How did we miss this gem?
Buried on page 62 of phony history “expert” David Barton’s 87-page review of the social studies draft curriculum standards is a short section calling for the following revision to the eighth-grade American History requirements:
(C) analyze reasons for and the impact of selected examples of civil disobedience in U.S. history such as the Boston Tea Party, Shay’s Rebellion, Henry David Thoreau’s refusal to pay a tax, the Underground Railroad, the Montgomery Bus Boycott, and Rosa Parks at the lunch counter. (Emphasis added.)
Ah, yes. Every child should hear the archetypal story of American civil disobedience — an exhausted Rosa Parks refuses to give up her seat and move the back of the bus lunch counter.
This would be funny if members of the Texas State Board of Education weren’t so “impressed with David Barton’s command of history,” to quote Don McLeroy from last month’s board hearing.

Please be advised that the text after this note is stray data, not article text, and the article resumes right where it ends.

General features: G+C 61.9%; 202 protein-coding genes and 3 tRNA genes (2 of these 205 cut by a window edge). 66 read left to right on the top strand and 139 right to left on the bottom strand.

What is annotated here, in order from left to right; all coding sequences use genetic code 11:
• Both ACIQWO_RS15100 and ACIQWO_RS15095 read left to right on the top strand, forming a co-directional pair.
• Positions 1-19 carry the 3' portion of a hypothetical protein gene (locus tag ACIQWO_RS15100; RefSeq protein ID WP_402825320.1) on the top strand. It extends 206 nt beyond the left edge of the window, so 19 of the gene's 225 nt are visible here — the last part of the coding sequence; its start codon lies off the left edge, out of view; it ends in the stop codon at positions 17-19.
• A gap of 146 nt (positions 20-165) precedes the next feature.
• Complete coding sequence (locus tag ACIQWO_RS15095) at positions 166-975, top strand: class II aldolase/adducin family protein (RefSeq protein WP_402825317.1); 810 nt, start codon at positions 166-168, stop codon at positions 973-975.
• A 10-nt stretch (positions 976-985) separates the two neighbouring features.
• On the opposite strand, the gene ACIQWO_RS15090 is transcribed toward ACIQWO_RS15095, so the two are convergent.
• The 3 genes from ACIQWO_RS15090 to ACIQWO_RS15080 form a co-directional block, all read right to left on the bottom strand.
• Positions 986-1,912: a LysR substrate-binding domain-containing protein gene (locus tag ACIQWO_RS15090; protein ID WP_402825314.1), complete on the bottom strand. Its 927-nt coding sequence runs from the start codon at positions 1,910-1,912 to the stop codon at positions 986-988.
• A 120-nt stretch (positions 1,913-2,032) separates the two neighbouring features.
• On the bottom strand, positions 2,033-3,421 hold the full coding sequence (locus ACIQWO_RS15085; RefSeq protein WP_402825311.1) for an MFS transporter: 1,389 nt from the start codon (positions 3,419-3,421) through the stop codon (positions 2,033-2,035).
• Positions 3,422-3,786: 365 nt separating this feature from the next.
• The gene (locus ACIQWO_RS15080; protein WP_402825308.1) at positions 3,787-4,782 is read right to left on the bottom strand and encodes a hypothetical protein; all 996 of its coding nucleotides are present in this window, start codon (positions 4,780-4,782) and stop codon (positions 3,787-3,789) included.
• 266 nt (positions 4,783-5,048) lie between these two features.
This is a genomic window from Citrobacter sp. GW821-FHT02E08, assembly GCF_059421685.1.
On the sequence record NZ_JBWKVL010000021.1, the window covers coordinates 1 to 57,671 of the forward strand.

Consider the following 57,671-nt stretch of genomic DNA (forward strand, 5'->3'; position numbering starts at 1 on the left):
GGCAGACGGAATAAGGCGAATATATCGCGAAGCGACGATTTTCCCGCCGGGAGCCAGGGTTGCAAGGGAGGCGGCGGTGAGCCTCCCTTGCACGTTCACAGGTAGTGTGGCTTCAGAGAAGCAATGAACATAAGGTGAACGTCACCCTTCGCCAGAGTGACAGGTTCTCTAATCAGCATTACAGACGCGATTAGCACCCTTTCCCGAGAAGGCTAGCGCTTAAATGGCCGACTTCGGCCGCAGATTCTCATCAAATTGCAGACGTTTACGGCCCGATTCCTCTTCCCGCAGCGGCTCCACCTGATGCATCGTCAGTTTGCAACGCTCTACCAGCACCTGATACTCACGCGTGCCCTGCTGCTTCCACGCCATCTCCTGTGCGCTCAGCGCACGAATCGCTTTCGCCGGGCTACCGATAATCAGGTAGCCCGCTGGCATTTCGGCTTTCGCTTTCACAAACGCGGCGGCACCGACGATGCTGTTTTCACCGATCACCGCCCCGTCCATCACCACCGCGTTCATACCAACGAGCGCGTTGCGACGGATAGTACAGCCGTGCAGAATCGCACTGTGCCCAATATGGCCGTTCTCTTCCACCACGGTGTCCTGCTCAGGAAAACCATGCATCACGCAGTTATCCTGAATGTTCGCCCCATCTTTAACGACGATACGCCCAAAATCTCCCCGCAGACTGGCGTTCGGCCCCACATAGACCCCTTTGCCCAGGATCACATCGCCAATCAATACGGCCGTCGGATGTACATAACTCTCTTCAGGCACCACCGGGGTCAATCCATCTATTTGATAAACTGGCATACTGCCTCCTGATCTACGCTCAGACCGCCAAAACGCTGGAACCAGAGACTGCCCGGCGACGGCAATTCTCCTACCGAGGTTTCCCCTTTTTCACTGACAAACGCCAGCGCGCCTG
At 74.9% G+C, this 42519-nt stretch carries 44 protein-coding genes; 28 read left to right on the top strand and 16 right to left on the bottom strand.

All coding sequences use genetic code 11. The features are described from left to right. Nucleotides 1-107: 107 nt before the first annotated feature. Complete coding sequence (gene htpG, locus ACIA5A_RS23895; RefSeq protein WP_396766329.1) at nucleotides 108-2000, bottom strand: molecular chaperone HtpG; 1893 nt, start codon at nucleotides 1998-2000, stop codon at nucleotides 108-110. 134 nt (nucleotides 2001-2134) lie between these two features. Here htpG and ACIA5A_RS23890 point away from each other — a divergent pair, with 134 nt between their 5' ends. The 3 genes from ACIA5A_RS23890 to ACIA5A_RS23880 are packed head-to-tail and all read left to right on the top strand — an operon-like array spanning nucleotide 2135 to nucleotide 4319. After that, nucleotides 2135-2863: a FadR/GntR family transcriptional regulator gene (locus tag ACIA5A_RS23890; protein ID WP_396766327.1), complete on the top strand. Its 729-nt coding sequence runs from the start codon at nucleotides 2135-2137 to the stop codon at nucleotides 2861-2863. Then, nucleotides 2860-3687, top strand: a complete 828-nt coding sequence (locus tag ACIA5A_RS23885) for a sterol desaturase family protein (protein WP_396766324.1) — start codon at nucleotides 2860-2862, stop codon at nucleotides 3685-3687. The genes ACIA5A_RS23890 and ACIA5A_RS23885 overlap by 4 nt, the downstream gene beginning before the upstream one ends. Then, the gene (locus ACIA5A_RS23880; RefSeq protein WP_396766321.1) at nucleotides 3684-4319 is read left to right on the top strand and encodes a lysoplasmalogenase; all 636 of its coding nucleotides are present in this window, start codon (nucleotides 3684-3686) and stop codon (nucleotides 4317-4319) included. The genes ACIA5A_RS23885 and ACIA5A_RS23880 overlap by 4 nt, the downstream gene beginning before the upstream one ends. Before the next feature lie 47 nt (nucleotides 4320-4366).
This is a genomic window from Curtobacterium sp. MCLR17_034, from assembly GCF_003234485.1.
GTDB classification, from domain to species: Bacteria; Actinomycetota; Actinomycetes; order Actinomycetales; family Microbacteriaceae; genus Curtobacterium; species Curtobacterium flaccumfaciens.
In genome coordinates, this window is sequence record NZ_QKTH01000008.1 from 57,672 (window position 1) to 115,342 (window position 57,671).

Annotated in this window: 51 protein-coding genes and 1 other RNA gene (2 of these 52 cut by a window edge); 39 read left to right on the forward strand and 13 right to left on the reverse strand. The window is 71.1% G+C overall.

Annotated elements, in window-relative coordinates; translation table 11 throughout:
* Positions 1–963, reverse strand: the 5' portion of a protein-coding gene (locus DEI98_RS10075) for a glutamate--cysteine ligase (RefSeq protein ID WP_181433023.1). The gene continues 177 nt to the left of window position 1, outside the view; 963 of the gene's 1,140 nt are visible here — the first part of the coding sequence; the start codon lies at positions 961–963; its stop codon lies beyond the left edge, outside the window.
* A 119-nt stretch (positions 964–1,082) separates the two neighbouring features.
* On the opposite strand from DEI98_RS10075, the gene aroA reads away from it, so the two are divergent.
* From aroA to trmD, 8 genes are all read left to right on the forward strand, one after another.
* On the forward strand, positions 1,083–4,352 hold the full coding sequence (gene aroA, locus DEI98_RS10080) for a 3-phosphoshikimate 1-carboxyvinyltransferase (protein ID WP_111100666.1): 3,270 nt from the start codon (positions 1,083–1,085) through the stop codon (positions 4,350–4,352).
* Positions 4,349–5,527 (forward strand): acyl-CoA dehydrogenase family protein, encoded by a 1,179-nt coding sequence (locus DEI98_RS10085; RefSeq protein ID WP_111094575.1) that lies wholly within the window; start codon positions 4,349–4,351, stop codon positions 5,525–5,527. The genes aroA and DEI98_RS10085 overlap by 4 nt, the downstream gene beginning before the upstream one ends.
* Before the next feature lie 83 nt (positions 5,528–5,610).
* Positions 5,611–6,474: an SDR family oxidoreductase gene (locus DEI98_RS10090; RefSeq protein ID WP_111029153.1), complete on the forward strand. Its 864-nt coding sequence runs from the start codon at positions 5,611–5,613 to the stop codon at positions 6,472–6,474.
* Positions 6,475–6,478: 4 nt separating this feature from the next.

It was a bus, David. Rosa Parks refused to give up her seat on the bus. And her action sparked the Montgomery bus boycott.
That’s probably the sort of error that would be corrected if one were writing for a peer-reviewed journal, but of course, Barton wouldn’t know anything about that. Why subject yourself to the hassle when you can self-publish books and videos and pretend to be an “expert”?
And for the record, this wasn’t just a slip of the tongue. Barton actually makes this mistake TWICE on the same page of his review:
Numerous examples show that civil disobedience has played a prominent role in initiating numerous changes throughout American history, including thorough the Boston Tea Party, Shay’s Rebellion, the Underground Railroad, the Montgomery Bus Boycott, Rosa Parks at the lunch counter, etc. (Emphasis added.)
(Thanks to the eagle-eyed Dena Sher at Americans United for Separation of Church and State for spotting this Barton-ism.)